A cover song COULD help you connect with a wider audience. But sometimes cover songs aren’t worth the effort.
Sure, you’re putting your own personal stamp on a proven tune, which gives you a chance to invite listeners in with a something simultaneously familiar and fresh. However, open TikTok, YouTube, or Twitch and you’ll remember: we’re awash in cover songs. It’s hard for a cover song to stand out unless it checks a few different boxes that we’ll discuss below.
Here are a some things to think about before you commit to making a song cover:
Music might be one of the most important things in your life, but that doesn’t mean you’ll be able to pursue it in earnest easily. From fighting through seasons where inspiration seems impossible with having to balance non-musical priorities during your week, working on music consistently can feel impossible to do sometimes. But the truth is that your ability to make music creation, performance, and promotion a regular part of your life could be the single factor that determines whether you reach your goals or not. If you want to earn a living through music or simply create work that deeply resonates with a wide audience, you won’t get there without hard, consistent work. No matter what kind of music you make or what your goals are, you’ll thrive and grow much more as a musician if you can prioritize music in your weekly schedule. Here are three tips for helping you do just that:
Whether it’s a talkative roommate or the constant desire to be on your phone, distractions can be one of the most significant barriers standing between you and your full potential as a songwriter. If you’re serious about making the best music you can and sharing it with the world, you’re going to need to identify what distracts you the most when you write. Then comes the hard work of consciously removing distractions from your writing practice. While this gets easier the more we work at it, it’s a job we’re never finished doing. Distractions will always make writing music harder than it has to be unless we do the constant work of addressing and removing them.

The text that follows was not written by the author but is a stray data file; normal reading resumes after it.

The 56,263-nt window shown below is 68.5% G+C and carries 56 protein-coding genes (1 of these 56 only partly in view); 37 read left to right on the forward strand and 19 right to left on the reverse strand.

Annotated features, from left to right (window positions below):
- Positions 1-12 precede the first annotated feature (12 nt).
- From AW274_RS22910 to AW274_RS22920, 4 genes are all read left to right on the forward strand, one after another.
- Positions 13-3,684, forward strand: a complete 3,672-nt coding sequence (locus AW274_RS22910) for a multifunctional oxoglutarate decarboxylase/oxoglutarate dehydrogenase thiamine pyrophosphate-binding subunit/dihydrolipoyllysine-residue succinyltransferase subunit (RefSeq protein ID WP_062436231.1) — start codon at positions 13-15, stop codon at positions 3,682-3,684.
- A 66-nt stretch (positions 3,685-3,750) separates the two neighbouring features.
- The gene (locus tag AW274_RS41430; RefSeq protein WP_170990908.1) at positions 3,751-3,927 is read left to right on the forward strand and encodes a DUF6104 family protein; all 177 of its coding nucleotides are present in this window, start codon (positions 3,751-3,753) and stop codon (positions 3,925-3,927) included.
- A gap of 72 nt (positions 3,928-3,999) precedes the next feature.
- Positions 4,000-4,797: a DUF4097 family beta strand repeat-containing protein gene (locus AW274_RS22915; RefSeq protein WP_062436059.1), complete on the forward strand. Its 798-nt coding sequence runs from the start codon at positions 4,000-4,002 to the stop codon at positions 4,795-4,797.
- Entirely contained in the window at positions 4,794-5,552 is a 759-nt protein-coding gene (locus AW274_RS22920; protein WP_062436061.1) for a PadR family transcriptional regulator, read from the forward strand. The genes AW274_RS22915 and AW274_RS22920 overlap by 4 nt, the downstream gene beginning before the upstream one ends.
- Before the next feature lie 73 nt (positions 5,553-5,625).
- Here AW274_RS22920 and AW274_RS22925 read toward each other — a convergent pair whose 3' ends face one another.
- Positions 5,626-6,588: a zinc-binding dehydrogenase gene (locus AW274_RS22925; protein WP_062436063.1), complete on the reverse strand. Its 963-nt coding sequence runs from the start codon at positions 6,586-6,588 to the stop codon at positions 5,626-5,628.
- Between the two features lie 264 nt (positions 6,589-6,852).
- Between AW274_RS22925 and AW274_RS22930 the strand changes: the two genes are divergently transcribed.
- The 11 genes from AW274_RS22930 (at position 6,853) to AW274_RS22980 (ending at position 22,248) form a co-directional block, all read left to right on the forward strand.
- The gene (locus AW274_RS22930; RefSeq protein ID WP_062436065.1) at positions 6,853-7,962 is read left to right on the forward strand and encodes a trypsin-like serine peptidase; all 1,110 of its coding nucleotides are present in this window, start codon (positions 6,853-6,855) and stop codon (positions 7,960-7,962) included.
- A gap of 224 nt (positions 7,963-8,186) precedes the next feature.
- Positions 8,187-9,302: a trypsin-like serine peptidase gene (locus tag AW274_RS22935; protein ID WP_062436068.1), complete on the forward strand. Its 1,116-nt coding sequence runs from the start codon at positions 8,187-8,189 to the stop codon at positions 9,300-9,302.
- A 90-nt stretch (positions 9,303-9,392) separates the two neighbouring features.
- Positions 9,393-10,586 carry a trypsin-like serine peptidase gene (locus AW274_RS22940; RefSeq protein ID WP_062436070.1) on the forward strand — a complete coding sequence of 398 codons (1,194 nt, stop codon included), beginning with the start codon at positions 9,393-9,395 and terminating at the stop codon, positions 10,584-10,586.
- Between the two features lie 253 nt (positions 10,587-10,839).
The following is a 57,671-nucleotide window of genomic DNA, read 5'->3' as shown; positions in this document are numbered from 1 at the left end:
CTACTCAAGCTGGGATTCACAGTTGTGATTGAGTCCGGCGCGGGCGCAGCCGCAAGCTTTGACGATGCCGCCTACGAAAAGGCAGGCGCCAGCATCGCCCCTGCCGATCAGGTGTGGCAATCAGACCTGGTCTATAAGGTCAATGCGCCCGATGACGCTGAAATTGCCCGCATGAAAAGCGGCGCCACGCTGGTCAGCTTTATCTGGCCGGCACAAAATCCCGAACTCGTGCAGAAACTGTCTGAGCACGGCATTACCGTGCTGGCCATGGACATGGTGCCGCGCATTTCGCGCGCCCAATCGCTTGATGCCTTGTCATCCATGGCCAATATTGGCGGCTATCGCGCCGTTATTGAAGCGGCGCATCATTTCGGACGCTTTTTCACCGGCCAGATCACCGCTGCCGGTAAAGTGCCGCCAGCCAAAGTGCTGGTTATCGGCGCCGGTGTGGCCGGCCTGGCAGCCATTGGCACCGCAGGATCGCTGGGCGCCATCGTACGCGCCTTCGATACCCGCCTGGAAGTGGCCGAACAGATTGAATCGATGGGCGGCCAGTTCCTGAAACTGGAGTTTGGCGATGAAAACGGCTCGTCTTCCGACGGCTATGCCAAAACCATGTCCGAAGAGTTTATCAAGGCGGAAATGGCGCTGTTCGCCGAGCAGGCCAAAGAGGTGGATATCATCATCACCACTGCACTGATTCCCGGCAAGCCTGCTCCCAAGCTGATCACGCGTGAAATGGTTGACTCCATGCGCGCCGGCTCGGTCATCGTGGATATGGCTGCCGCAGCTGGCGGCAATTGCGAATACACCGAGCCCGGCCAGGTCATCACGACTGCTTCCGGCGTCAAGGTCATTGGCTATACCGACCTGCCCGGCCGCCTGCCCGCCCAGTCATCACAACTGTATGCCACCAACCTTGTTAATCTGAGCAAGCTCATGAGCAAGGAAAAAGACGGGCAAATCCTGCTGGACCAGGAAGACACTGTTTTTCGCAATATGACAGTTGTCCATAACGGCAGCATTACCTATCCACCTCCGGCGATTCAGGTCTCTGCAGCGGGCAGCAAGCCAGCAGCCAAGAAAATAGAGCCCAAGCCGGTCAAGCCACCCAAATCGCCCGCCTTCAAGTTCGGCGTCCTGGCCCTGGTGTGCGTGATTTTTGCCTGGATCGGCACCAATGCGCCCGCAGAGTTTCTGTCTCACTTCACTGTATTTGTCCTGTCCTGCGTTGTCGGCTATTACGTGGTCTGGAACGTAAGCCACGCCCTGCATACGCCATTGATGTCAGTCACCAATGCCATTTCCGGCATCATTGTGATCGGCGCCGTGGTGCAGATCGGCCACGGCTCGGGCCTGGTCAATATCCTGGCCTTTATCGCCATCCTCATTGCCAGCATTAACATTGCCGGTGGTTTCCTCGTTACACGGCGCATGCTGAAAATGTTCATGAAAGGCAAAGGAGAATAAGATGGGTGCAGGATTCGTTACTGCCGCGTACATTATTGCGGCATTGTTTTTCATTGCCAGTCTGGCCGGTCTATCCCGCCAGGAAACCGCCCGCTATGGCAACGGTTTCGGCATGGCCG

It’s the dream of countless music-makers to spend their days writing music and earning a living. For many developing artists, songwriting seems like the opposite of working at a conventional job, and in some ways they’re correct. When you create music, you are your own boss and what you say goes. It’s a creative pursuit that allows you to express yourself exactly how you want to. Compare the experience of creating a new song to sitting in an office all day, and the two experiences couldn’t be any more different.
Songwriters don’t have it easy. We’re writing songs during the most competitive time in music industry history. If you’re a professional songwriter, income sources that used to be reliable, like licensing, have become much less so in recent years. And with today’s playlist-centric listening culture, it’s a feast or famine situation for many professional songwriters. But even if you’re not writing songs for your main source of income, there are plenty of challenges you will likely face as a songwriter. If you love making music and want to do it seriously for the rest of your life, it’s helpful to know why so many songwriters call it quits.
When you’re involved in two sides of the industry like I am–being both a publicist and a writer, sometimes it feels like all you’re ever reading is artist bios.
Trust me, I’ve seen it all, and a lot of those bios I’ve read are not pretty.
A bio is a major reflection of the band or artist it’s about. This may seem like a big duh, but you’d be surprised at how many bios out there are poorly written or make the band look bad because they are poorly written.
And honestly, I think the truth is most of us don’t realize how important a bio really is, and we don’t know what to look out for when it comes to writing them.
Take a look at some of these don’ts to get a head start on what not to do in your next bio revision.
Openness and curiosity are important positive traits for serious musicians to have. However, saying yes to every opportunity that comes your way is a bad idea. Whether you make music full-time for your job or during every spare moment you can, you have a limited amount of resources and time as a musician. Committing your time and attention to the wrong things in music means missing out on the things that will actually make a difference in your career. Here are five examples of things you should probably say no to in music: